Change Healthcare Begins Notifying Customers of Potential Patient Data Exposure in Cyberattack

By Madz Dizon

Jun 20, 2024 10:05 PM EDT

Change Healthcare Begins Notifying Customers of Potential Patient Data Exposure in Cyberattack

(Photo : Graham Ruttan on Unsplash)

Change Healthcare is in the process of informing hospitals, insurers, and other customers about a potential exposure of patient information due to a significant cyberattack.

Ransomware Attack on Change Healthcare Disrupts Claims Nationwide

The company announced on Thursday (June 20) that it anticipates notifying individuals or patients starting in late July.

According to AP, Change Healthcare, a subsidiary of UnitedHealth Group, is a leading provider of technology for insurance claim submission and processing. 

In February, unauthorized individuals managed to infiltrate the system and launched a ransomware attack, resulting in the encryption and freezing of significant portions of it.

The attack caused a significant disruption in payment and claims processing nationwide, placing a heavy burden on doctor's offices and healthcare systems as it hindered their ability to file claims and receive payment.

According to the latest information, certain sensitive details such as names, addresses, health insurance information, and personal information like Social Security numbers might have been compromised in the attack.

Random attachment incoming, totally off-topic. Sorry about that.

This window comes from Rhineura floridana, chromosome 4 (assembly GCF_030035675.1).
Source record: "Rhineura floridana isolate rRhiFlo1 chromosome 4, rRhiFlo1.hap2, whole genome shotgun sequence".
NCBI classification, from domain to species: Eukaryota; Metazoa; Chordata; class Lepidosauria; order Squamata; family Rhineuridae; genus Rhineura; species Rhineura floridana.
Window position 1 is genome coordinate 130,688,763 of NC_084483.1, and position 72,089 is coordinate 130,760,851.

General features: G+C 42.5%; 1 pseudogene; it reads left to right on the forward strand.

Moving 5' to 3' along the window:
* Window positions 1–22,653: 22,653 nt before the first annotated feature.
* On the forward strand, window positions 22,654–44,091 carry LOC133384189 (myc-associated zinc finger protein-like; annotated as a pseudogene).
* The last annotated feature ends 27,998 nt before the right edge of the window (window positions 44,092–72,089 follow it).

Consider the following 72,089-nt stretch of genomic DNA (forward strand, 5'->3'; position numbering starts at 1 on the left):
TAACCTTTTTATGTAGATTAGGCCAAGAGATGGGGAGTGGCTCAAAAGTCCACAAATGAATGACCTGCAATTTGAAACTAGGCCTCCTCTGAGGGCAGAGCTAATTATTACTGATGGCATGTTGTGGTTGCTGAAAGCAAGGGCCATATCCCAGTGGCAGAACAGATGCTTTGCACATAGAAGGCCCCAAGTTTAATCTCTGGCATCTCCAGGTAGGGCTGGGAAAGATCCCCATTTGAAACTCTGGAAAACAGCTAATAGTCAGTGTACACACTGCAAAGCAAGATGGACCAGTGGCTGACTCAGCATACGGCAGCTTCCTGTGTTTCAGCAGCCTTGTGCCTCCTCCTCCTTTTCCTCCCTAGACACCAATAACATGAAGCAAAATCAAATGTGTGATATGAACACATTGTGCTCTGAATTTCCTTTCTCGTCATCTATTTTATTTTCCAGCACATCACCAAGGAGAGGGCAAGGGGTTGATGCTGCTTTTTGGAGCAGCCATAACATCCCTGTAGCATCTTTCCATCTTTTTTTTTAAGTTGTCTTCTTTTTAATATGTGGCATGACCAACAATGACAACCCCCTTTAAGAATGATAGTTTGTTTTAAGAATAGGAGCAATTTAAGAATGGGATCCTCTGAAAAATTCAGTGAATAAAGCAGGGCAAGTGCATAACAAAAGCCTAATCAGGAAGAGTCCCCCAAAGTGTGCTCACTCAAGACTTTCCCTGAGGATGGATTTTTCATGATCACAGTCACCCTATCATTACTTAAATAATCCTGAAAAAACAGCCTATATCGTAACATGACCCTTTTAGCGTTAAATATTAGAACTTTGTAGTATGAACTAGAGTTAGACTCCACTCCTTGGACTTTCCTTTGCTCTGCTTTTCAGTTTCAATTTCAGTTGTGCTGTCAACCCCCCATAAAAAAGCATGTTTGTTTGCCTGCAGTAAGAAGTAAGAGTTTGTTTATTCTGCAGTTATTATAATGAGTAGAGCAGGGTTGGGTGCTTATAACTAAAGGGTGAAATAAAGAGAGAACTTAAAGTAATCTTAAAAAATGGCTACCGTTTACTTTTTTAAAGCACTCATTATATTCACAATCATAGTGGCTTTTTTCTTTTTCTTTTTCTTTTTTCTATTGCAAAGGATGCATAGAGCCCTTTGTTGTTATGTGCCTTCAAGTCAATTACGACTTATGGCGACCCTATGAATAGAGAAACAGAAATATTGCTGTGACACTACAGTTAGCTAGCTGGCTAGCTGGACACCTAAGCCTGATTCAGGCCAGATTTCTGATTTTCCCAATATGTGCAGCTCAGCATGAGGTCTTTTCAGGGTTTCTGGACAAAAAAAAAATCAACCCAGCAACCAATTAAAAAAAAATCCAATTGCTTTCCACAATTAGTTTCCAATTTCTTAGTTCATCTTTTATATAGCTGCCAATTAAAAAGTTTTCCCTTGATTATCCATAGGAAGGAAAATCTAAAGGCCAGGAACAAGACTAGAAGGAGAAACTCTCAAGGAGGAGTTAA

READ NEXT: Russian Hackers Demand $50 Million Ransom After NHS Hospital Cyberattack

90% of Compromised Files Show No Extracted Medical Histories

In an earlier press release, the US Department of Health and Human Services stated that healthcare providers have the option to request UnitedHealth to inform individuals affected by the security breach on their behalf. 

After the hack, certain providers strongly recommended that HHS assign sole responsibility to UnitedHealth for issuing breach notifications.

Upon thorough examination of 90% of the compromised files, the insurer has concluded that there is no indication of any materials, such as doctors' charts or complete medical histories, being extracted from its systems, Reuters reported.

In May testimony to the Senate Committee on Finance, UnitedHealth CEO Andrew Witty revealed that the hack on the technology unit of the largest US health insurer, which occurred on February 21, was orchestrated by the Russian ransomware gang BlackCat.

According to Witty, UnitedHealth paid the group $22 million in Bitcoin in return for patient data.

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